In a world that values research, data, and metrics, we sometimes underestimate the amount of time and energy that further analysis might take before we make a valuable strategic decision. In the end, we assume, the time spent researching an issue will help us make a more informed and effective choice about the future. And, for many organizations, this process serves them well, as they create a culture of data-driven decision making and drive forward as a result.
However, our experience with the education industry provides some insight into another danger of analysis. It turns out that we find many schools and colleges use analysis as an informal yet culturally acceptabale means to delaying an important decision. We find that some organizations would rather study something to death rather than commit to making a decision. That gives them the illusion that they are working on an answer and making progress toward a goal. But, we all know that failure to act is the larger issue.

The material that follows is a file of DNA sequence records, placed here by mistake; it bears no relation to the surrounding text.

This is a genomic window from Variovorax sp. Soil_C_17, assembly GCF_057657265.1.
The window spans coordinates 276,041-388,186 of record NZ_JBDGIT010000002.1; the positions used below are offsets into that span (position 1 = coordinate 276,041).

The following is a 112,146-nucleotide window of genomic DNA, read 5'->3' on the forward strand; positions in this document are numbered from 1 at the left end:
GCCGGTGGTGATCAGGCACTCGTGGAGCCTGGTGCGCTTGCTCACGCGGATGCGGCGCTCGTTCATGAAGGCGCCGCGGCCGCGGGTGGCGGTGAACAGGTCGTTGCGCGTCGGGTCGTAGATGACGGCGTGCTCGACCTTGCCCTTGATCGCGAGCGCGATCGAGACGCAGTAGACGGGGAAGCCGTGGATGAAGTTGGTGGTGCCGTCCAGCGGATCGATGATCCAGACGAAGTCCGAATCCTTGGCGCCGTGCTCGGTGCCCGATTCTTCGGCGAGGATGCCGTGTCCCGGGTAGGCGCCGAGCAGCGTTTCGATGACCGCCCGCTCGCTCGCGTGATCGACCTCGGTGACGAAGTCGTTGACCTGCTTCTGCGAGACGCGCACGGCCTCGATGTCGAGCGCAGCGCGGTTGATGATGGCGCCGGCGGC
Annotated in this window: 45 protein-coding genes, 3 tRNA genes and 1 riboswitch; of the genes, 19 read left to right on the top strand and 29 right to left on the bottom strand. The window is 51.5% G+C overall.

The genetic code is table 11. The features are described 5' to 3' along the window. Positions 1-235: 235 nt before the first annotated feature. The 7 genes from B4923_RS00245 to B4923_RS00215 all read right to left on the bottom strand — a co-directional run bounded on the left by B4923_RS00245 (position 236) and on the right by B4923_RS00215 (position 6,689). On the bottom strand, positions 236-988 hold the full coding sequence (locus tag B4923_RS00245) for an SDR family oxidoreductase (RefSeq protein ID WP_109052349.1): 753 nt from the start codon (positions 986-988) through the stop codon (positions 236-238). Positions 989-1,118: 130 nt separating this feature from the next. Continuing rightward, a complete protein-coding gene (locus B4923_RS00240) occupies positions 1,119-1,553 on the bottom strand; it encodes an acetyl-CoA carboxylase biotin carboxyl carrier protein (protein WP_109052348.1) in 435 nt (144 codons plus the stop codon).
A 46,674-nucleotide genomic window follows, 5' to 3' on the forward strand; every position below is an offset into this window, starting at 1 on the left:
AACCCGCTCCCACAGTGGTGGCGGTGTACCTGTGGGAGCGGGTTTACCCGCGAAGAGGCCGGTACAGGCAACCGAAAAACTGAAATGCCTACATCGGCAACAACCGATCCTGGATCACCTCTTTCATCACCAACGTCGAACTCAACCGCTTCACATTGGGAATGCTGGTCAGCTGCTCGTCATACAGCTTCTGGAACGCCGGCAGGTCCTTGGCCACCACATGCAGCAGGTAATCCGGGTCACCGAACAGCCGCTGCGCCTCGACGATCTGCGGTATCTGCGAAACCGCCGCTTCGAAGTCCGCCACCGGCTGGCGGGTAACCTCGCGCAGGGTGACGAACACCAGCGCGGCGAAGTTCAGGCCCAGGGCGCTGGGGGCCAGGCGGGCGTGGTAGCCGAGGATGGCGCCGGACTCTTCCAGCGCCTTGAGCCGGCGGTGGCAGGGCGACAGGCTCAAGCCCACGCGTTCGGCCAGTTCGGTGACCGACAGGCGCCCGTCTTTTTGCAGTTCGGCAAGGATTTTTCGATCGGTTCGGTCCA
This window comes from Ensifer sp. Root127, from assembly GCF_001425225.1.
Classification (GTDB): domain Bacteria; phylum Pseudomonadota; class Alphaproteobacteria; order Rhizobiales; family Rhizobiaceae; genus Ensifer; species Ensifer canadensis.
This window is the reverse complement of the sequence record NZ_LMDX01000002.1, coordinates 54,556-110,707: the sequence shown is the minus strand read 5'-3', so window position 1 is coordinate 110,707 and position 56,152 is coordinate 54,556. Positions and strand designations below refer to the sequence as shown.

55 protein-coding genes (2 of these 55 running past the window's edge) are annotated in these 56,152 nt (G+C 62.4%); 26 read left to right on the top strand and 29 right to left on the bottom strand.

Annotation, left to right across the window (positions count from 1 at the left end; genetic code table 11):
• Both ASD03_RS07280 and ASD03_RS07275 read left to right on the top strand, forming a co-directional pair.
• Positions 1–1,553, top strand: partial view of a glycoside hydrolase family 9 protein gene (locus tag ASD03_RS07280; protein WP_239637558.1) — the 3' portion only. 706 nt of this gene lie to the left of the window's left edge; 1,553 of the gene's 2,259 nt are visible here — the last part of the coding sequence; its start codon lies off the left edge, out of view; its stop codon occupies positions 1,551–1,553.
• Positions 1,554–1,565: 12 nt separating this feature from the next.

Since research rarely jumps off the page and tells you what to do or where to go, it is important to remember that it is the informed action that matters, not the analysis. Research is intended to give an organization informed choices so that it can make more effective and efficient decisions about strategic direction, resource allocation, or identity choices. Remember not to give way to the idea that just because you are studying a problem you are making progress on it.